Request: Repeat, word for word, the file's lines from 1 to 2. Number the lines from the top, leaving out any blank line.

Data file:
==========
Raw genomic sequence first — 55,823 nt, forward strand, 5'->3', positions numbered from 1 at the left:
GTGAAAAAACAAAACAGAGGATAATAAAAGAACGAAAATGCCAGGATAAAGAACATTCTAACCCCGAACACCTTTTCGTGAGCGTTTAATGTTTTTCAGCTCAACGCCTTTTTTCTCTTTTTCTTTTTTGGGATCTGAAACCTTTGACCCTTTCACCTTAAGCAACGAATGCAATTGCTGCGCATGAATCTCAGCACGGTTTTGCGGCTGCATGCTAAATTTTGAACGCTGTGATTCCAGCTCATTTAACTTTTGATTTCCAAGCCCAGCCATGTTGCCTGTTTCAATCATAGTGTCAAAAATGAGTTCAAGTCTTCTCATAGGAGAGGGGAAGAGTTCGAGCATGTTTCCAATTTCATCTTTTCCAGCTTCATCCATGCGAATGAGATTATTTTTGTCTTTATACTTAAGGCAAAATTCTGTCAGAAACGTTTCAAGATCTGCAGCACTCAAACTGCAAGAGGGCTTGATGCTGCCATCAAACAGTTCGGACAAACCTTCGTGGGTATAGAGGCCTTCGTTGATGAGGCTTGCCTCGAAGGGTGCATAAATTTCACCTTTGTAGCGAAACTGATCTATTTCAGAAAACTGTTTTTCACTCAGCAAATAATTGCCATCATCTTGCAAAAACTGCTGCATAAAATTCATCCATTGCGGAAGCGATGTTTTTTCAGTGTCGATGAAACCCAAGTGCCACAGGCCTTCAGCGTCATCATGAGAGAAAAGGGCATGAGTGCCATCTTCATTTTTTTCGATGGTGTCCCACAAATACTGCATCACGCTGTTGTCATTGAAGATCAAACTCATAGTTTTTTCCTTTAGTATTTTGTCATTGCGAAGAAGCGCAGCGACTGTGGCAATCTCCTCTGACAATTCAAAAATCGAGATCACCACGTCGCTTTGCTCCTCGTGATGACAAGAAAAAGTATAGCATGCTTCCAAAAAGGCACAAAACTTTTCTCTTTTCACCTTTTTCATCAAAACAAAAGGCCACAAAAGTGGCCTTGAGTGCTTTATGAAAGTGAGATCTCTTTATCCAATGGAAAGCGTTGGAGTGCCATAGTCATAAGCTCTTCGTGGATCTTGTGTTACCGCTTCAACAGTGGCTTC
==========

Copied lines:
Raw genomic sequence first — 55,823 nt, forward strand, 5'->3', positions numbered from 1 at the left:
GTGAAAAAACAAAACAGAGGATAATAAAAGAACGAAAATGCCAGGATAAAGAACATTCTAACCCCGAACACCTTTTCGTGAGCGTTTAATGTTTTTCAGCTCAACGCCTTTTTTCTCTTTTTCTTTTTTGGGATCTGAAACCTTTGACCCTTTCACCTTAAGCAACGAATGCAATTGCTGCGCATGAATCTCAGCACGGTTTTGCGGCTGCATGCTAAATTTTGAACGCTGTGATTCCAGCTCATTTAACTTTTGATTTCCAAGCCCAGCCATGTTGCCTGTTTCAATCATAGTGTCAAAAATGAGTTCAAGTCTTCTCATAGGAGAGGGGAAGAGTTCGAGCATGTTTCCAATTTCATCTTTTCCAGCTTCATCCATGCGAATGAGATTATTTTTGTCTTTATACTTAAGGCAAAATTCTGTCAGAAACGTTTCAAGATCTGCAGCACTCAAACTGCAAGAGGGCTTGATGCTGCCATCAAACAGTTCGGACAAACCTTCGTGGGTATAGAGGCCTTCGTTGATGAGGCTTGCCTCGAAGGGTGCATAAATTTCACCTTTGTAGCGAAACTGATCTATTTCAGAAAACTGTTTTTCACTCAGCAAATAATTGCCATCATCTTGCAAAAACTGCTGCATAAAATTCATCCATTGCGGAAGCGATGTTTTTTCAGTGTCGATGAAACCCAAGTGCCACAGGCCTTCAGCGTCATCATGAGAGAAAAGGGCATGAGTGCCATCTTCATTTTTTTCGATGGTGTCCCACAAATACTGCATCACGCTGTTGTCATTGAAGATCAAACTCATAGTTTTTTCCTTTAGTATTTTGTCATTGCGAAGAAGCGCAGCGACTGTGGCAATCTCCTCTGACAATTCAAAAATCGAGATCACCACGTCGCTTTGCTCCTCGTGATGACAAGAAAAAGTATAGCATGCTTCCAAAAAGGCACAAAACTTTTCTCTTTTCACCTTTTTCATCAAAACAAAAGGCCACAAAAGTGGCCTTGAGTGCTTTATGAAAGTGAGATCTCTTTATCCAATGGAAAGCGTTGGAGTGCCATAGTCATAAGCTCTTCGTGGATCTTGTGTTACCGCTTCAACAGTGGCTTC